“I’m so glad you decided to let me replace your missing eye and thumb, Commander Terex. Yes I am, yes I am!” Yipper, the Tolleg surgeon bounced excitedly around Terex’s feet, his long, furry ears flopping. With his shaggy gray brown fur and long face, he looked like a cross between a baboon and a hound dog—or so said the humans who inhabited the Mother Ship—but he was the best prosthetic surgeon around.
“Yes, well…” Terex blinked his new prosthetic eye, which was indistinguishable from the other, and flexed the thumb the little surgeon had grafted seamlessly to his hand.
He had lost his original body parts in a struggle with Two, the Dark Kindred, who had maimed him in order to gain access to the Mother Ship’s restricted areas. Two had needed the thumbprint and retinal scan of a Council member in order to get into the water processing area, where he planned to dump a toxic virus into the entire water supply and take over the ship. He had ultimately been stopped before he was able to carry out his evil scheme but not before he’d gotten to Terex who had, unfortunately, been in the wrong place at the wrong time.
At least, that was what Terex tried to tell himself when he thought of the shameful episode.
But try as he might, he couldn’t forget the way Two had overpowered him, shot him up with a paralytic agent—and mutilated him. With the paralytic in his system, Terex had been helpless to stop him. He still woke from nightmares, drenched in sweat, where he felt the bite of the Dark Kindred’s knife sawing through his thumb…felt the sharp tip gouging into the flesh of his eye socket.
Stop it, he told himself angrily, flexing his new left thumb again. It was a traumatic experience but it’s over now. Get over it!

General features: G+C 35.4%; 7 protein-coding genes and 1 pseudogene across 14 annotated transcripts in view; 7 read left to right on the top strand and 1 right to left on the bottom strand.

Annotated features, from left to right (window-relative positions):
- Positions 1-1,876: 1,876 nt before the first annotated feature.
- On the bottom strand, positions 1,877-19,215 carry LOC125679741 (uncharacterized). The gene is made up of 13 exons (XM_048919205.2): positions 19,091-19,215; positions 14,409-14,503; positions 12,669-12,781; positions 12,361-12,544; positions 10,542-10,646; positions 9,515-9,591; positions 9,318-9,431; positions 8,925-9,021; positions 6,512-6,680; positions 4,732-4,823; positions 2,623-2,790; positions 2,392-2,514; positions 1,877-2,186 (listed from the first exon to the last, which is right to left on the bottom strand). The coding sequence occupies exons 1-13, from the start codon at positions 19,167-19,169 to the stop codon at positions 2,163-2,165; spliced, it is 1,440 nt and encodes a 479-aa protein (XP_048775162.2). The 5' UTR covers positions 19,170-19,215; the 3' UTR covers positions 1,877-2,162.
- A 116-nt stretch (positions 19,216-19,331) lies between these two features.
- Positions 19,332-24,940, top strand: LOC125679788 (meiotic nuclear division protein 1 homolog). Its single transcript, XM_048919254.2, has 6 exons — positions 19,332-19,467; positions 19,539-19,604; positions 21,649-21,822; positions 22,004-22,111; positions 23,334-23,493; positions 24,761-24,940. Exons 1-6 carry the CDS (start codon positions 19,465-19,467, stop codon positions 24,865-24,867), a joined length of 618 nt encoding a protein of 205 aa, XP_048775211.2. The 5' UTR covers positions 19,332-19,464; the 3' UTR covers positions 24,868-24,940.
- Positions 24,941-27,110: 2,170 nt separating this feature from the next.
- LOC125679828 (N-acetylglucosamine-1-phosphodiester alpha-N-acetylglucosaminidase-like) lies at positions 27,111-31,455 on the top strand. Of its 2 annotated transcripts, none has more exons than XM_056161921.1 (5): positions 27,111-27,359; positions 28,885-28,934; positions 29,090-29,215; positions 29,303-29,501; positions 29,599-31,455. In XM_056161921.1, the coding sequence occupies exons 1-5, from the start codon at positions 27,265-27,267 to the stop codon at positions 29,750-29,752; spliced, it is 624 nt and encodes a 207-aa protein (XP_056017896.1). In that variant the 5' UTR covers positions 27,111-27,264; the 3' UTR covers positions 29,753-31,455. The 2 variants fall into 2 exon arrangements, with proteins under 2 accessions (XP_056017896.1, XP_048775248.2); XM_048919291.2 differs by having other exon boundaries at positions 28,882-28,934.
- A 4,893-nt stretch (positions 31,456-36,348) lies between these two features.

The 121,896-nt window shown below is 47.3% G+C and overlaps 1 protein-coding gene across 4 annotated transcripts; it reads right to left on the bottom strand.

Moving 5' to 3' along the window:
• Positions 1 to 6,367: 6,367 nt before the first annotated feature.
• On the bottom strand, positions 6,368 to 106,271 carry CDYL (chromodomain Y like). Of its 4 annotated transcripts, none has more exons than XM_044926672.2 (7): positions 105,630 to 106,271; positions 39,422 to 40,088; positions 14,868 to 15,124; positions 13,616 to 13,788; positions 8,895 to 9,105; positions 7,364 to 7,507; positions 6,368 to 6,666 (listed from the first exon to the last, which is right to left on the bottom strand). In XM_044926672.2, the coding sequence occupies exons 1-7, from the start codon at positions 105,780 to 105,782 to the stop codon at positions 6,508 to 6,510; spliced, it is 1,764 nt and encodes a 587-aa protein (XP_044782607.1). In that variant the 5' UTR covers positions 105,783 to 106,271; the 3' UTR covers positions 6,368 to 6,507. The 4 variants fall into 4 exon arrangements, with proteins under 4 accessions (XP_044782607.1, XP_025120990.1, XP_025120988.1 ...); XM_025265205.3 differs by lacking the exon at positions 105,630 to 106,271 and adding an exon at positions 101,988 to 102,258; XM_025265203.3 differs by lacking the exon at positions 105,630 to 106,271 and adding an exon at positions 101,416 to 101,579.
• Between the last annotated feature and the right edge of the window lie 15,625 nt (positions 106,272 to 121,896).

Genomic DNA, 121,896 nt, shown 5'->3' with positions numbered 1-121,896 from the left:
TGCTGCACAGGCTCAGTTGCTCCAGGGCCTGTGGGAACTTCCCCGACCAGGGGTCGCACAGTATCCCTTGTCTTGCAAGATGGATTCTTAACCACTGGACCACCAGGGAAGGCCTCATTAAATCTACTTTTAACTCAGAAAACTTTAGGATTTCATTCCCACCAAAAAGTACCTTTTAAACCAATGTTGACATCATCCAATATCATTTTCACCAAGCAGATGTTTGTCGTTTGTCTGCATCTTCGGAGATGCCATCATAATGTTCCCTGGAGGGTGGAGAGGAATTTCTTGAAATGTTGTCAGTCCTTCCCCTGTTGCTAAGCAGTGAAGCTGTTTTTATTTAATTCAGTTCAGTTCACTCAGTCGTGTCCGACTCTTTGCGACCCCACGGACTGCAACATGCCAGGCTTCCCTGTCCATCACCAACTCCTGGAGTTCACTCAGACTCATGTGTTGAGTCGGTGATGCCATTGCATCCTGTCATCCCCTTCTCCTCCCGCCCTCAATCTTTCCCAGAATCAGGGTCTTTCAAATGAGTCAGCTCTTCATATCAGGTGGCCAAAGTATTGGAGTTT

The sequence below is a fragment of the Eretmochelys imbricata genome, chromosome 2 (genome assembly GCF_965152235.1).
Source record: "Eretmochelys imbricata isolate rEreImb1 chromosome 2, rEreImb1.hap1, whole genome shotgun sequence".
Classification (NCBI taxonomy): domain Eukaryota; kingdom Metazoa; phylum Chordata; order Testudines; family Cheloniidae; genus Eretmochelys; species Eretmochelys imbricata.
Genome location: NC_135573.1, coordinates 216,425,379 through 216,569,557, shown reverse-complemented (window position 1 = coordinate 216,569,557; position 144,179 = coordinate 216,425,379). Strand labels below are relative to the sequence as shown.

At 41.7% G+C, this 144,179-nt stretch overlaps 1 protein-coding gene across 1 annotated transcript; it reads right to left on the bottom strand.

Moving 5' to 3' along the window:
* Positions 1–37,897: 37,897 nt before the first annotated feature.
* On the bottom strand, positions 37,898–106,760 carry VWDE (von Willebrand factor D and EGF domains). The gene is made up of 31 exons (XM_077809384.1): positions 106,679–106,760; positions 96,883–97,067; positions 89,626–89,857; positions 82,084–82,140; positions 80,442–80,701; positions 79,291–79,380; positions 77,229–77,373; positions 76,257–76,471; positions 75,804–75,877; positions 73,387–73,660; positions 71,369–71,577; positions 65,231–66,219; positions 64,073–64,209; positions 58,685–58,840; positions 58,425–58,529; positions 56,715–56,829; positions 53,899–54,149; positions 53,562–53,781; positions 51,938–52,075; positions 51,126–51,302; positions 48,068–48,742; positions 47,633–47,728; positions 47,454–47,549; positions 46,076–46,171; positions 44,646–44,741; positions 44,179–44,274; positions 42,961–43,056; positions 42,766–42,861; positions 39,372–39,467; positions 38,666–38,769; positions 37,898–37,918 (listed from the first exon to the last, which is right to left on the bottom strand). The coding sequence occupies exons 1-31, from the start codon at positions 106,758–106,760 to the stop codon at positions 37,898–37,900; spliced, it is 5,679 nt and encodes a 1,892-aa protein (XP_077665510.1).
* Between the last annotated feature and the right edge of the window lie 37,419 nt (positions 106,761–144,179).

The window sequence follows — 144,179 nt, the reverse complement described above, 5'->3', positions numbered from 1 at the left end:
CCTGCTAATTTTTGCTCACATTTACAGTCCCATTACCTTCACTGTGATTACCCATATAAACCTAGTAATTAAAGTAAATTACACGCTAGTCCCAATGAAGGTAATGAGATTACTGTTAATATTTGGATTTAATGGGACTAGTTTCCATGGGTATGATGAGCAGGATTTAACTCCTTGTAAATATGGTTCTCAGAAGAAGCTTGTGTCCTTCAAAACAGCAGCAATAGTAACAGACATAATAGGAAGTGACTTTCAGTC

It was good advice but Terex was having a difficult time taking it, possibly because the incident with Two wasn’t the only time in recent memory when he had been overpowered. Previous to his struggle with Two, he had been inhabited by Ur, a demon from the Black Planet, who had used his body as a host for his evil designs.
These two very personal attacks, coupled with the death of his beloved mate Solange, now dead for ten solar years, had made Terex seriously question if he wanted to continue living. The answer, he had decided, was no. But before he died, he had a mission—a quest of vengeance that could not go unfulfilled.
Two had left behind a single scion—a huge warrior grown in the flesh vats of the Scourge Father Ship. When Two had died, this scion had fled to parts unknown. At first it was thought he might be on the Scourge home planet, but several probes sent to scan the surface of the toxic world had revealed no life signatures.
Two’s scion was still out there, somewhere, and Terex was determined to seek him out and rid the universe once and for all of the evil bastard. Then he could die in peace—either in battle or by his own hand, after the deed was accomplished. He cared little which way death came—only that it came swiftly and honorably after his vengeance was complete.
“Tell me, Commander Terex, if you please, if you please,” Yipper said, breaking into his morbid thoughts. “Why did you change your mind and decide to have your body parts replaced after all? I was told that you were dead set against replacements at first. So I was, so I was.”
“It wasn’t out of vanity, I can tell you that,” Terex said dryly. “I don’t give a damn for how I look any more—it isn’t as if I’m courting a mate. But Commander Sylvan pointed out that I would be at a disadvantage if I allowed myself to stay maimed. When I thought of it, I realized he had a good point. I am hunting an enemy who is larger and stronger than myself—I need every advantage to take him down.”
“A good point, yes it is, yes it is.” the little Tolleg nodded eagerly. “And the parts I’ve given you will put you at a distinct advantage when it comes to battle. They aren’t just exact replicas of your own lost bits and pieces, no they aren’t, no they aren’t!”
“They’re not?” Terex frowned and looked down at his thumb. “How are they different?”